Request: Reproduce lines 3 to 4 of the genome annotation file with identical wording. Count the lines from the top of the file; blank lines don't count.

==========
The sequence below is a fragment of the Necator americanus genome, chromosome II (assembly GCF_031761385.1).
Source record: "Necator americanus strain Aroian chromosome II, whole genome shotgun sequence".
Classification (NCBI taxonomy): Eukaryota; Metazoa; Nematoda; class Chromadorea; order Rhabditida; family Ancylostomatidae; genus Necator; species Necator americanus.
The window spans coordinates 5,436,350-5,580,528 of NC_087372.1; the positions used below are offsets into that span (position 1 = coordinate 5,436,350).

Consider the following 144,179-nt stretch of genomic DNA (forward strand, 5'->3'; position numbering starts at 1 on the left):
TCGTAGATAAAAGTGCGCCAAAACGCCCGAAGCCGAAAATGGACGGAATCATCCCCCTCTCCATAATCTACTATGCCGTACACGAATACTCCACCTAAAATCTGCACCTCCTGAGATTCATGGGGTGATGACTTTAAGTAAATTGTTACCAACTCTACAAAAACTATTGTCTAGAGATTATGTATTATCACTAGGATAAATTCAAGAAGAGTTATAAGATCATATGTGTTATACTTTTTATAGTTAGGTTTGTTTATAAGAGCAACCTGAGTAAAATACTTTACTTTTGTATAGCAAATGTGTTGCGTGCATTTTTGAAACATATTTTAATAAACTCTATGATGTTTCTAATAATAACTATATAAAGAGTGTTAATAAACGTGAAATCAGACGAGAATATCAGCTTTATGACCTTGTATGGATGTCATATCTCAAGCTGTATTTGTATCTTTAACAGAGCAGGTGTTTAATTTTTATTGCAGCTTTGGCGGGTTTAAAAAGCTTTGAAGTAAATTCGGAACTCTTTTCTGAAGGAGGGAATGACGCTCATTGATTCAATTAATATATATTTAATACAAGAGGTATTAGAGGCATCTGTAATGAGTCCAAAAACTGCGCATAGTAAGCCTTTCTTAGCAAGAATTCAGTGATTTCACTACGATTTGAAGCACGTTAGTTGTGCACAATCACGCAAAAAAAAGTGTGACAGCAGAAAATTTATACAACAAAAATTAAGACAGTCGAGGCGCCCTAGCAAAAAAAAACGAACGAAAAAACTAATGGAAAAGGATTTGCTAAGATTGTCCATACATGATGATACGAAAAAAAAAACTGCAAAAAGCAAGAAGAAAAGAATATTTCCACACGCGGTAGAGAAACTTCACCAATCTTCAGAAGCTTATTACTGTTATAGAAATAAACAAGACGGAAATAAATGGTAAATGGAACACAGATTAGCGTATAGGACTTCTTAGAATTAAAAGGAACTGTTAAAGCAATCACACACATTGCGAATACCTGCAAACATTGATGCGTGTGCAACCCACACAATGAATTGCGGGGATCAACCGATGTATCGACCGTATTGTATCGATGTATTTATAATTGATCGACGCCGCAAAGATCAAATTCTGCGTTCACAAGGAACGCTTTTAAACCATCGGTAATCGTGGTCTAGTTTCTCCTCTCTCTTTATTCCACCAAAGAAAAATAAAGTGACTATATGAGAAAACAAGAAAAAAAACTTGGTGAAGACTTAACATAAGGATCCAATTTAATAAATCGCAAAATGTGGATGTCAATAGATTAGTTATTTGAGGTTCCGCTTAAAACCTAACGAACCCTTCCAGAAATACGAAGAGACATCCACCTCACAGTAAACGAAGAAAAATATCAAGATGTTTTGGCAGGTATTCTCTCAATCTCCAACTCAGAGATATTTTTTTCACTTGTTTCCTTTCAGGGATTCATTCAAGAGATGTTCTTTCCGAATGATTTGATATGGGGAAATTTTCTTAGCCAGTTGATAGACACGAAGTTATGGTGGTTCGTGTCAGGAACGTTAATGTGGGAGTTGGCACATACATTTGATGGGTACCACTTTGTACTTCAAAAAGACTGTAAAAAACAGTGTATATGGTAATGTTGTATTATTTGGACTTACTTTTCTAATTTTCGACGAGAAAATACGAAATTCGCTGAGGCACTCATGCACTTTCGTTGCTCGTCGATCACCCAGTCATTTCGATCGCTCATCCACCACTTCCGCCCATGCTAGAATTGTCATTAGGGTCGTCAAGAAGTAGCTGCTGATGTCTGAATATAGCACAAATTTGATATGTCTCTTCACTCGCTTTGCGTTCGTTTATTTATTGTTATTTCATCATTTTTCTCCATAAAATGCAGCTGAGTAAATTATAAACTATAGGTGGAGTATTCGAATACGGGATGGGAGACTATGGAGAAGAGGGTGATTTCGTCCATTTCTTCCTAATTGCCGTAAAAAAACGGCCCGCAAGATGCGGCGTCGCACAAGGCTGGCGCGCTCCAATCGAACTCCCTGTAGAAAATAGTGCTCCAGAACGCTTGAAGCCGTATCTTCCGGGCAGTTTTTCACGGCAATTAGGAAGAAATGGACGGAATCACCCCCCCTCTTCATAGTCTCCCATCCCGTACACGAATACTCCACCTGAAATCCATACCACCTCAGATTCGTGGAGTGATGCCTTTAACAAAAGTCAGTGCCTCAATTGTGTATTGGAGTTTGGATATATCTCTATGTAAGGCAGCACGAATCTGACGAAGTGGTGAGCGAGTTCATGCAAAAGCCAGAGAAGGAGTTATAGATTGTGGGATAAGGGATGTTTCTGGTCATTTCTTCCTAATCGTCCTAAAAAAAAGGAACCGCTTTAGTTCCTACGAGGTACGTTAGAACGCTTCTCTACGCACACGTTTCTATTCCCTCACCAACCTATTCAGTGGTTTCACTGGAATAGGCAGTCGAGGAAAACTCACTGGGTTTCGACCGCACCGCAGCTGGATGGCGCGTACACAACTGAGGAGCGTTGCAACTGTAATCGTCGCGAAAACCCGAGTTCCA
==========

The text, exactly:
Classification (NCBI taxonomy): Eukaryota; Metazoa; Nematoda; class Chromadorea; order Rhabditida; family Ancylostomatidae; genus Necator; species Necator americanus.
The window spans coordinates 5,436,350-5,580,528 of NC_087372.1; the positions used below are offsets into that span (position 1 = coordinate 5,436,350).